The system is tuned fairly conservatively to avoid false positives as much as possible [65, 126]. It doesn’t scan private conversations by design; the reason given being that context there is much more difficult to discern [65].


3. Successes

The system was intended to have a 0,1% error rate since launch [260, 472], to minimize false positives, and accuracy is ensured through case sampling, performed by Player Support employees [175, 472, 602]. One of these quality checks in the very beginning of this system showed that 1 out of 6000 punishments is undeserved [250].


Since the introduction of the Instant Feedback System, verbal abuse has dropped by more than 40%, and 91,6% of negative players change their attitude after the first punishment, thanks to fast feedback and Reform Cards, therefore avoiding subsequent penalties [20, 67, 589, 601]. According to Riot, warnings are enough to convince 75% of the players to improve their behaviour, thus avoiding the penalty system altogether [351]. Ranked games experienced a 40% drop in toxicity after the launch of the system [67].

This is important because the reform rate is very high, compared to traditional systems of manual reviews (which scored a 50% reform rate). Adding evidence, such as chat logs, to the punishment increases the reform rate to 75% [376], thanks to players getting a clear picture of what got them punished.


Another accomplishment is that it managed to basically equalize player behaviour standards across all servers, even those that never ran a Tribunal to begin with. European servers are considered to be more difficult to keep in check, due to the huge variety of languages spoken across the region [125, 475].


An interesting phenomenon about players not reporting behaviour that the Instant Feedback System believes to be toxic, has put onto the table the problem of understanding how the community thinks on certain issues [330].


4. Miscellaneous

  • While the current Instant Feedback System works exclusively as a punishment system, at some point there were plans to include positive reinforcement, in the form of making the system learn and identify positive behaviour through reports and honours [187, 207, 208, 229] and send prizes to players [122, 208, 209]. Furthermore, with the new Tribunal voting system players would have been able to review both positive and negative behaviour [208, 209], and even receive a monthly “report card” showing the voters’ contributions for the betterment of the community [278]. It is currently unknown whether these plans are still in development, or have been iceboxed.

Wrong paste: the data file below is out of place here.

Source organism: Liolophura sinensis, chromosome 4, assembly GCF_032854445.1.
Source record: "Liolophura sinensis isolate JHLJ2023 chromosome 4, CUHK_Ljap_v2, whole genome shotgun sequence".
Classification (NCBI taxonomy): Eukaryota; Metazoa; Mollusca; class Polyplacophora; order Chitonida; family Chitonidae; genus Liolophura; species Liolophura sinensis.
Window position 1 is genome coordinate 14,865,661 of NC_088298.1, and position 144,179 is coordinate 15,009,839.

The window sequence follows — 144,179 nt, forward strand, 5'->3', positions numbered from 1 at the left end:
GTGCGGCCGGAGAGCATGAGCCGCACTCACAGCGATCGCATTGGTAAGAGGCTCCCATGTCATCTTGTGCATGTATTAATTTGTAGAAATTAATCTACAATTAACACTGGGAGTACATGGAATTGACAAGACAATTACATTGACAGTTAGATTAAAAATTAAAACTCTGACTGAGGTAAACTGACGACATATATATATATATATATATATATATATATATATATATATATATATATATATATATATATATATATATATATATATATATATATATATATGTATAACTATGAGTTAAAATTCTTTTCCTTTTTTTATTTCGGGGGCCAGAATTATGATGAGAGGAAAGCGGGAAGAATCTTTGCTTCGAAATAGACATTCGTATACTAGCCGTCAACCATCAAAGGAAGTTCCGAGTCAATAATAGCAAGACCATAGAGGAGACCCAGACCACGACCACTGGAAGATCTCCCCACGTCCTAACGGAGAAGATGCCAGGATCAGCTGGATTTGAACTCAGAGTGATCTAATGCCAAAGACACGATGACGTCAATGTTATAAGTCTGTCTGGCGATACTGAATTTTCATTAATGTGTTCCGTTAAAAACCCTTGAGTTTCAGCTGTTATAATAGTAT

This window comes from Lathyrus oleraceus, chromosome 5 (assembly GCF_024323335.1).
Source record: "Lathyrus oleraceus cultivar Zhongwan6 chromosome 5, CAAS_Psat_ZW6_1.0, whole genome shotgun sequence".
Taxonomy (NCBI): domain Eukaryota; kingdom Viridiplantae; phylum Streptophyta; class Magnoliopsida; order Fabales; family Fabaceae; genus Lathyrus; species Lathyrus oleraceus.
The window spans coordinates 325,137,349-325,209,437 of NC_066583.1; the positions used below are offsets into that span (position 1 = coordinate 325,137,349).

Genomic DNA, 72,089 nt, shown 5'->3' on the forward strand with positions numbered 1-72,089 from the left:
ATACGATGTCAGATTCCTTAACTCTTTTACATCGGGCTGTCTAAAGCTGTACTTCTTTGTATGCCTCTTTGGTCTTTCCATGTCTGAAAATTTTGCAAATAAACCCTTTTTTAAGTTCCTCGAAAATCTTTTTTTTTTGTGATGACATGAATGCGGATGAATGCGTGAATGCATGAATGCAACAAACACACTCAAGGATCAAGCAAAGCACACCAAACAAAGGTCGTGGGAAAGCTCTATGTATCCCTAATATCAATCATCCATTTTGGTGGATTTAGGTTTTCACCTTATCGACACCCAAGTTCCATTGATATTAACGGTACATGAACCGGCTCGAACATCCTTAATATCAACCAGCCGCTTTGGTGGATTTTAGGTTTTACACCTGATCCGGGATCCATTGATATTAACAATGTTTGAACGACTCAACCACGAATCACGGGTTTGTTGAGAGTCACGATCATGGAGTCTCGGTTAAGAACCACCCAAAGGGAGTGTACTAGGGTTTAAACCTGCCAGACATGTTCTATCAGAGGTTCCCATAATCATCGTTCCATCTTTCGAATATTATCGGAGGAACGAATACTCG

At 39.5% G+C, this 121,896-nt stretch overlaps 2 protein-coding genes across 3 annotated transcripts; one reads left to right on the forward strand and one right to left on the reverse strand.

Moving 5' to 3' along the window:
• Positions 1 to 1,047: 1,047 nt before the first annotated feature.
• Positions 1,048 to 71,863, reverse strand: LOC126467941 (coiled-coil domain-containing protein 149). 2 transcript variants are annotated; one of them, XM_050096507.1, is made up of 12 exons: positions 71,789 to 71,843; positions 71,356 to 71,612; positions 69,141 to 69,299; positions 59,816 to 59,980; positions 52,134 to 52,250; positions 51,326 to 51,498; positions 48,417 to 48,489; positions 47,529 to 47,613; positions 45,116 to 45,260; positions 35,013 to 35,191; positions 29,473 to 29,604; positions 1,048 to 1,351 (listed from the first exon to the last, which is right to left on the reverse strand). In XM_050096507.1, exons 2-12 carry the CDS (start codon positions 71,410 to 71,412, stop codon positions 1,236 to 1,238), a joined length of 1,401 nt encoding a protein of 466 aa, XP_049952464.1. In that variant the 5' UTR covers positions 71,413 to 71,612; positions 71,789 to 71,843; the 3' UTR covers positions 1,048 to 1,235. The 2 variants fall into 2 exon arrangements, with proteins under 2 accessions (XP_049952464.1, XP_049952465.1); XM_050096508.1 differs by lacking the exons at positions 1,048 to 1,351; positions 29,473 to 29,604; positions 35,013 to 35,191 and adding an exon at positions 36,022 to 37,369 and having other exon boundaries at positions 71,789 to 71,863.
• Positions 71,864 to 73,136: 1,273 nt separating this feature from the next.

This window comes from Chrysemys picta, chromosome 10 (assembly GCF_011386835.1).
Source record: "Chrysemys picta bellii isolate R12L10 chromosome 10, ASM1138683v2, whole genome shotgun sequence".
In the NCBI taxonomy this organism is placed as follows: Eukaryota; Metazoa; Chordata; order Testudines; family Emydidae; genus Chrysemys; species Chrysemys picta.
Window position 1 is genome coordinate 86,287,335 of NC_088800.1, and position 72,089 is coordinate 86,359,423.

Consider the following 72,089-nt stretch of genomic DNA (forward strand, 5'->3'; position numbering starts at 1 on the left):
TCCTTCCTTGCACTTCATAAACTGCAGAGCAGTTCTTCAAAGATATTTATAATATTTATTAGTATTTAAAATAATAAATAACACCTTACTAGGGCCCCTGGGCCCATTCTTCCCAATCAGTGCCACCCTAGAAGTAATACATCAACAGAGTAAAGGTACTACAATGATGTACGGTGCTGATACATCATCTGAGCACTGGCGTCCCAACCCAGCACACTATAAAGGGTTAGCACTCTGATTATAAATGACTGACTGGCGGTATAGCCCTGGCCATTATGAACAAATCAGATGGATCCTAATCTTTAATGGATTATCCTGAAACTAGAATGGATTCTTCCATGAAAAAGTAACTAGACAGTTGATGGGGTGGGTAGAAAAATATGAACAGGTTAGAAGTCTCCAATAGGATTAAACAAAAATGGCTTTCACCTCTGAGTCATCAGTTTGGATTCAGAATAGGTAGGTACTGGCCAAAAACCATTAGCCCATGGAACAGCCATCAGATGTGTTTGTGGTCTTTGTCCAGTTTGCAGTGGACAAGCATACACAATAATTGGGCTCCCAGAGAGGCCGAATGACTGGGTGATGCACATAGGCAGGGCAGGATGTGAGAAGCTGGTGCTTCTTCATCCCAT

• Another, less known, function of the system is that the data it collects is used by player support specialists, scientists, designers to review dubious cases, or analyze behavioural trends that can help designing new social systems [227].
  • Ranked Restrictions never impacted the overall toxicity in Normal Draft Pick [594].
  • One way to avoid restrictions would be not using the chat altogether, since smart pings are enough to communicate most information in game when used intelligently, and most players don’t use the chat anyway [182, 336, 584].
  • PBE used to be devoid of behaviour systems, and players exploited this loophole by performing all kinds of bad behaviours that are normally punished on the regular servers, which would in turn show how servers would look like if they didn’t have any punishment system implemented [460].
  • Asking other people to report someone is useless, since just one report already triggers an investigation of that players behavior and more reports don't change anything [650]


5. Sources

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80 ; Page 140
117 ; Page 326
122 ; Page 324
125 ; Page 324
126 ; Page 324
127 ; Page 324
171 ; Page 324
175 ; Page 316
179 ; Page 315
182 ; Page 314
278 ; Page 6
279 ; Page 7
304 ; Page 312
305 ; Page 311
330 ; Page 28
336 ; Page 121
376 ; Page 210, 211
389 ; Page 283
417 ; Page 277
460 ; Page 107
495 ; Page 140
540 ; Page 61
546 ; Page 64
548 ; Page 64, 65, 230, 24
557 ; Page 77
574 ; Page 133
580 ; Page 243
584 ; Page 152
589 ; Page 163
591 ; Page 167
594 ; Page 118, 171
601 ; Page 189
602 ; Page 189

Created by Coxis on 16-01-2017. Last edited: 28-06-2017